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Saturday, June 6, 2015

Regent's Park: From Tudor Hunting Ground to the Present by Paul Rabbitts

Book 35, Regent's Park: From Tudor Hunting Ground to the Present, was a fairly dull book. It was like going back to the Local History section of the library, except that instead of reading about the area around Dorking I was reading about a park in London.



The problem is that I don't know Regent's Park very well (there are not many parts of London that I can say that I do). I have walked though it from the tube station to the zoo several times, but my focus has either been getting to the zoo or getting home from it. The book assumes a knowledge of Regent's Park that I don't have. It doesn't even have a modern map of Regent's Park, which is much bigger than I thought. I found it on Google Maps on my phone and had a look, that's the best I could do in the name of research.

Having said all that even if I knew every tree in Regent's Park on first name terms I don't think I would have found this book very interesting. I basically shouldn't be reading it, it's on a bookcase that I have to get through to complete my mission of reading a book from every case in Dorking library. I award Regent's Park 3 out of 10. I can't imagine who could possibly be interested in it to this level of detail.

I will however visit Regent's Park and look round it properly. Even though the book wasn't great it has sparked my interest in it a little, sufficient to actual head there and see it as a destination in it's own right rather than somewhere to walk thorough. Who knows what may materialise from this journey?!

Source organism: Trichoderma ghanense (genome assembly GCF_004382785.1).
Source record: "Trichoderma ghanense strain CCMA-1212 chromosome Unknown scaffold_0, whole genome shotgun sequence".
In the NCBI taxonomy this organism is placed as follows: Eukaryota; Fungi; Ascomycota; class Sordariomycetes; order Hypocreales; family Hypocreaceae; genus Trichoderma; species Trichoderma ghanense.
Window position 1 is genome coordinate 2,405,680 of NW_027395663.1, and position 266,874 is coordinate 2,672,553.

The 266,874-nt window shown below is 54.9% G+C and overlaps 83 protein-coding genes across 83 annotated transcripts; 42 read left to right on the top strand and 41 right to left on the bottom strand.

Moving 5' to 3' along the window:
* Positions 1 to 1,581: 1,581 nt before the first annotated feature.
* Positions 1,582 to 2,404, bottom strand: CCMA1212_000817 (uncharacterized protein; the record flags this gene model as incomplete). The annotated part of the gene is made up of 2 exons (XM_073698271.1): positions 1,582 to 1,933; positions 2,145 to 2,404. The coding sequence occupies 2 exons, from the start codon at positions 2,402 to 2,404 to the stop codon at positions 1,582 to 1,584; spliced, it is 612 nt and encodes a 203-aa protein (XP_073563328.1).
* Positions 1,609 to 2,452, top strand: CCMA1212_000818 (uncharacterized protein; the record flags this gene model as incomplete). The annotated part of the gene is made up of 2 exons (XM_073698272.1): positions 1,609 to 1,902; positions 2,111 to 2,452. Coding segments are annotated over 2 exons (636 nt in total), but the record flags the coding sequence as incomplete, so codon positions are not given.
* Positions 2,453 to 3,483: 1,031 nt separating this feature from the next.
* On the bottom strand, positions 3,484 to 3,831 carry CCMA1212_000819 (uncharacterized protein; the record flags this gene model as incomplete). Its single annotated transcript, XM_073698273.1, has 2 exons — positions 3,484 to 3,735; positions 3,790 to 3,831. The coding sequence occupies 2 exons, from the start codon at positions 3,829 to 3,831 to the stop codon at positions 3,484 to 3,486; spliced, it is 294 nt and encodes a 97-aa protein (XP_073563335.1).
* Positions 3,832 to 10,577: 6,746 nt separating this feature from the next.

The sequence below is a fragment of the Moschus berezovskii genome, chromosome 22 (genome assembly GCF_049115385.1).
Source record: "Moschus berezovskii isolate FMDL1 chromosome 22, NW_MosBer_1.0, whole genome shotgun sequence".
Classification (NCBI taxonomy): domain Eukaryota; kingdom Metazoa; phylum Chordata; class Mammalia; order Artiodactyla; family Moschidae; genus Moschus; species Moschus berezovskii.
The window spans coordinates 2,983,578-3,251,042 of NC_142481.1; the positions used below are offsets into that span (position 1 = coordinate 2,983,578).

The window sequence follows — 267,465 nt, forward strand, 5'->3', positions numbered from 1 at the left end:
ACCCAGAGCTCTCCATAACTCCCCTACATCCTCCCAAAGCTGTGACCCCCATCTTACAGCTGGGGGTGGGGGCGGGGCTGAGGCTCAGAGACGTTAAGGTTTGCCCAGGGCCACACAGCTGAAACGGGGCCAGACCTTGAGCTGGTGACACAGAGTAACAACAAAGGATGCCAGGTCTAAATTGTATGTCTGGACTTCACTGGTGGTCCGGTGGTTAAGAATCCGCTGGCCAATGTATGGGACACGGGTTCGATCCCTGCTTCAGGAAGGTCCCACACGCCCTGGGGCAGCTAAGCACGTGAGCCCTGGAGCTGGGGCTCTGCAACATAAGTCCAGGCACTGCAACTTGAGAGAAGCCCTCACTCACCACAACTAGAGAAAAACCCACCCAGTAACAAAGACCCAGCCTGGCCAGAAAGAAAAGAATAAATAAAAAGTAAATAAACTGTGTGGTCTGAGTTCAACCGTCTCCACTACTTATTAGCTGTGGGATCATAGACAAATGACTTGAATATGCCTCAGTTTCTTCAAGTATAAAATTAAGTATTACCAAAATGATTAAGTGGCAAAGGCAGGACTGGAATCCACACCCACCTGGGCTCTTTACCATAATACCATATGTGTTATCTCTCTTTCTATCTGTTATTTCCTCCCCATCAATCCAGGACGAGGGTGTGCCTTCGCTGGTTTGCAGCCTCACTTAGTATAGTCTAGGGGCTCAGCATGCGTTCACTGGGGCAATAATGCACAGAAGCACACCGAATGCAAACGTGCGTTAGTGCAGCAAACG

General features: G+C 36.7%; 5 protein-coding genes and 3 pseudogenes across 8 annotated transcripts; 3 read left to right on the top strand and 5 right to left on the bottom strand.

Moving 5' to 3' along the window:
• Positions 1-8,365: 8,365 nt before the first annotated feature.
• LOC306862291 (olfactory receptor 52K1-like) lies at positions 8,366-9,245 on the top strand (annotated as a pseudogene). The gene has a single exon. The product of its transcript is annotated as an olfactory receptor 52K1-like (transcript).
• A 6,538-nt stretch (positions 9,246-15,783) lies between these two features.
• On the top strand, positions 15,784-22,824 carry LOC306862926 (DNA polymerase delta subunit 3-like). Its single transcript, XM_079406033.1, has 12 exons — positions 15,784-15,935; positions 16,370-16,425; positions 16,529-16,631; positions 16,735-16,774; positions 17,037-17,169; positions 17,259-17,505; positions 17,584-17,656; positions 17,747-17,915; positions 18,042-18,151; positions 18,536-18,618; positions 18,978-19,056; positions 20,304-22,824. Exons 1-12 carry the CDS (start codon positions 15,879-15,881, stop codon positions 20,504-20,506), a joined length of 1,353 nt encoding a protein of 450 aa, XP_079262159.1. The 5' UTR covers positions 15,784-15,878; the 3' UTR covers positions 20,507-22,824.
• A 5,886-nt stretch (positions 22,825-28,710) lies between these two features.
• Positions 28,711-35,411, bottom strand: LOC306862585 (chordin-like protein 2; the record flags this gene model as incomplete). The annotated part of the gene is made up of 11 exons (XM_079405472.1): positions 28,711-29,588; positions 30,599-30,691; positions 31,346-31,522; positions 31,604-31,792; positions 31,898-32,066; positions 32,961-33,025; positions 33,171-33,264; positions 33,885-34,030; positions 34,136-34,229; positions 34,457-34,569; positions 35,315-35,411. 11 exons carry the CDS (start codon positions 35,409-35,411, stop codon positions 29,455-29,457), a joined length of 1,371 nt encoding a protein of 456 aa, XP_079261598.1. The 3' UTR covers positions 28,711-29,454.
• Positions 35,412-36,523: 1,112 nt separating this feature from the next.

A few books have not got great marks but have changed my life in small ways. I have the rudiments on coin collection thanks to Coin Collecting for Dummies and I am listening to music again thanks to The Ninth (Mozart's Complete Pianco Concertos as I read this). The books weren't great but they inspired me. That is the legacy of this project, to expand my life and interests by giving me ideas on what I want to do with my time. It's also the great thing about non-fiction - fiction is enjoyable but ultimately pointless. Non-fiction, being about the real world, can enrich me and my life in way that made up stories never will.

For book 36 I move on to a bookcase that is dominated by books about dogs, I am terrified of dogs so I see no point at all about reading a book about them. However a book about being a vet is the one that stood out.



I enjoyed All Creatures Great and Small as a TV series when I was young, but have never read any of the books. I have read books by doctors and surgeons they have been interesting because they are problem-solving sort of professions, not dissimilar  my own when I am often hunting down bugs in computer software. I couldn't be a vet because of my fear of dogs, but I like animals, and I can think of a lot of worse things to do. Let's find out!

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